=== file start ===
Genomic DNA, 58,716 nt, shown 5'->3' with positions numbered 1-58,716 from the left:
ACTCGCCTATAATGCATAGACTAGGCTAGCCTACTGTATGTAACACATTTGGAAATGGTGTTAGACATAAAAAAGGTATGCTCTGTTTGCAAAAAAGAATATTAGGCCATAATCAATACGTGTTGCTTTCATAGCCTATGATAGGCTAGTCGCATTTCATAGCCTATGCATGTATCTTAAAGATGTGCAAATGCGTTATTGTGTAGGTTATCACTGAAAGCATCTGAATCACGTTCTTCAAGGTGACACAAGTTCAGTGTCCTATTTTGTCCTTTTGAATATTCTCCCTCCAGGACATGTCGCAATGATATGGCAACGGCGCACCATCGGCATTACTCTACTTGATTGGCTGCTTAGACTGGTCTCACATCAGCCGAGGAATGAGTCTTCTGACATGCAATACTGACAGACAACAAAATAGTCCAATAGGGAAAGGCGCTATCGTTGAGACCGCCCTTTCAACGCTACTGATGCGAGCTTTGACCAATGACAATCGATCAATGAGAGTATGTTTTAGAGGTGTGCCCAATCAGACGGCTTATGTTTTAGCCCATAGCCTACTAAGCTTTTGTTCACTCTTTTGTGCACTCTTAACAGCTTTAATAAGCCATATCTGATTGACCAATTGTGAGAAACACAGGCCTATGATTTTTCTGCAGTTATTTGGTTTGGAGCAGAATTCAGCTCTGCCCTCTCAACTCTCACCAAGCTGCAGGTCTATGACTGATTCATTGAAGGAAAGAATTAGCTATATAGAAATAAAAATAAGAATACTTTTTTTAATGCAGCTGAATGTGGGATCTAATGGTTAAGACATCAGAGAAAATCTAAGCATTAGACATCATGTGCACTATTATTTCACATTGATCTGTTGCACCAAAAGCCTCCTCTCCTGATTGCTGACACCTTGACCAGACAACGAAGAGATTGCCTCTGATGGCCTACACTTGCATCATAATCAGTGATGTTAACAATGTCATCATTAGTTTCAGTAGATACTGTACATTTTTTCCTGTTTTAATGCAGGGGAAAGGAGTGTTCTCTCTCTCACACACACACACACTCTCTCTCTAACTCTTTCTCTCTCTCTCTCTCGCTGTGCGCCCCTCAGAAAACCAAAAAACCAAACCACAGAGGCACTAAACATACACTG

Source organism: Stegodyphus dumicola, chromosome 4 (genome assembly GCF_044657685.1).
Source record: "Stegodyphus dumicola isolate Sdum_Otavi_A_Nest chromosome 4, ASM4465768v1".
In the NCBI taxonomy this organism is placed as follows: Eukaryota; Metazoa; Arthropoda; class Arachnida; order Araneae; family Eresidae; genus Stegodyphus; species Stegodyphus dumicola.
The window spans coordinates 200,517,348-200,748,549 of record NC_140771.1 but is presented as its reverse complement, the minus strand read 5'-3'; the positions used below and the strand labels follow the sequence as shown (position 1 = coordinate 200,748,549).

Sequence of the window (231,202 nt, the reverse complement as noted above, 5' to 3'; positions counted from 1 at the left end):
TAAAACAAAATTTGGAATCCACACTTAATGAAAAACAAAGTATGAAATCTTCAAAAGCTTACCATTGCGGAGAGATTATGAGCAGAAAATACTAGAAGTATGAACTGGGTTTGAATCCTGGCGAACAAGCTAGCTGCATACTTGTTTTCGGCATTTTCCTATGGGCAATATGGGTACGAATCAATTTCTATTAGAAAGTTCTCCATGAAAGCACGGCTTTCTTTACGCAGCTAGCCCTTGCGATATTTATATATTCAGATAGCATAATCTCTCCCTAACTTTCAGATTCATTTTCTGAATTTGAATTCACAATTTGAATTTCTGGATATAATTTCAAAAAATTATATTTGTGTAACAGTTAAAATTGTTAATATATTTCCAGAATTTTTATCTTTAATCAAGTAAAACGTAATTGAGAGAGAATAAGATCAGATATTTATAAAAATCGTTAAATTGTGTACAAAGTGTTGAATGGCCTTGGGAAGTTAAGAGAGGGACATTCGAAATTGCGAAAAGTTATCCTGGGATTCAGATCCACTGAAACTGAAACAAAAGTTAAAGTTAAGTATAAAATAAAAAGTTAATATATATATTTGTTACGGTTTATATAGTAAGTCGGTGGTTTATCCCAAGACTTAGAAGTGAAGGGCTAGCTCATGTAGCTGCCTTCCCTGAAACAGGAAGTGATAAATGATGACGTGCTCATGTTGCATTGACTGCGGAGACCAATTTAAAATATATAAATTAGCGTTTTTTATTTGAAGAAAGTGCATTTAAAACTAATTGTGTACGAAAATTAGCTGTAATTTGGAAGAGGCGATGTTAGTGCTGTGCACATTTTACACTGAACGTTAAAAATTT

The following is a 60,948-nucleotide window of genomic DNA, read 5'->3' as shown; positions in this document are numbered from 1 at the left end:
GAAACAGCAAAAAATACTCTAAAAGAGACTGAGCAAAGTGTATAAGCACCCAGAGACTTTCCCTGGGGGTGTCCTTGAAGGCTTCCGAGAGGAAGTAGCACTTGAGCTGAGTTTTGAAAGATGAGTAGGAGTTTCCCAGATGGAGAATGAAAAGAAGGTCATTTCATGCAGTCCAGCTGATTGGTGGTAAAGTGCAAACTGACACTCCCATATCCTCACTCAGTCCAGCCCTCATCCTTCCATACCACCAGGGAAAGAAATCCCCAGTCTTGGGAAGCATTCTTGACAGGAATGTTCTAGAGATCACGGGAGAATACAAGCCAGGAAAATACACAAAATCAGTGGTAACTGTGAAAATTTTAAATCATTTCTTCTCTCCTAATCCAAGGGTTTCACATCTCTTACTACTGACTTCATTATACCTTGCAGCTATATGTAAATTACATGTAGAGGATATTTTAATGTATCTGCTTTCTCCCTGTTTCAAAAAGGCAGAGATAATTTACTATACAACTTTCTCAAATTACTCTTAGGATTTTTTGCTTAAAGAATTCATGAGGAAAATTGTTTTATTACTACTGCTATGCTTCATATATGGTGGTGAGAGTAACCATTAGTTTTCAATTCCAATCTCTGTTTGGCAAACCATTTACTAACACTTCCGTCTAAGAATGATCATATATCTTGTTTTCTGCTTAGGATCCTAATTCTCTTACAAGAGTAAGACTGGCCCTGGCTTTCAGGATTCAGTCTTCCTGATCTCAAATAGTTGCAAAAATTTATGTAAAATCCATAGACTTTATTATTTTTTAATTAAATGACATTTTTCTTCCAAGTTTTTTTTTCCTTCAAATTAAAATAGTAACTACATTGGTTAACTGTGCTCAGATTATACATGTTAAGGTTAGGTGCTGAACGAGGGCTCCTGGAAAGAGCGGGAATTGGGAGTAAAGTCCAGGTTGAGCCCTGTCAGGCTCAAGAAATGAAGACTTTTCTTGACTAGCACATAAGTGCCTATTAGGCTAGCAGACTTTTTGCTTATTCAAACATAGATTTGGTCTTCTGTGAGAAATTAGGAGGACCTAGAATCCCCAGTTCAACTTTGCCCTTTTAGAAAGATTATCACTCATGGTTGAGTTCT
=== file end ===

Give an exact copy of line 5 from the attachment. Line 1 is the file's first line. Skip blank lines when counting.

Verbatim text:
In the NCBI taxonomy this organism is placed as follows: Eukaryota; Metazoa; Arthropoda; class Arachnida; order Araneae; family Eresidae; genus Stegodyphus; species Stegodyphus dumicola.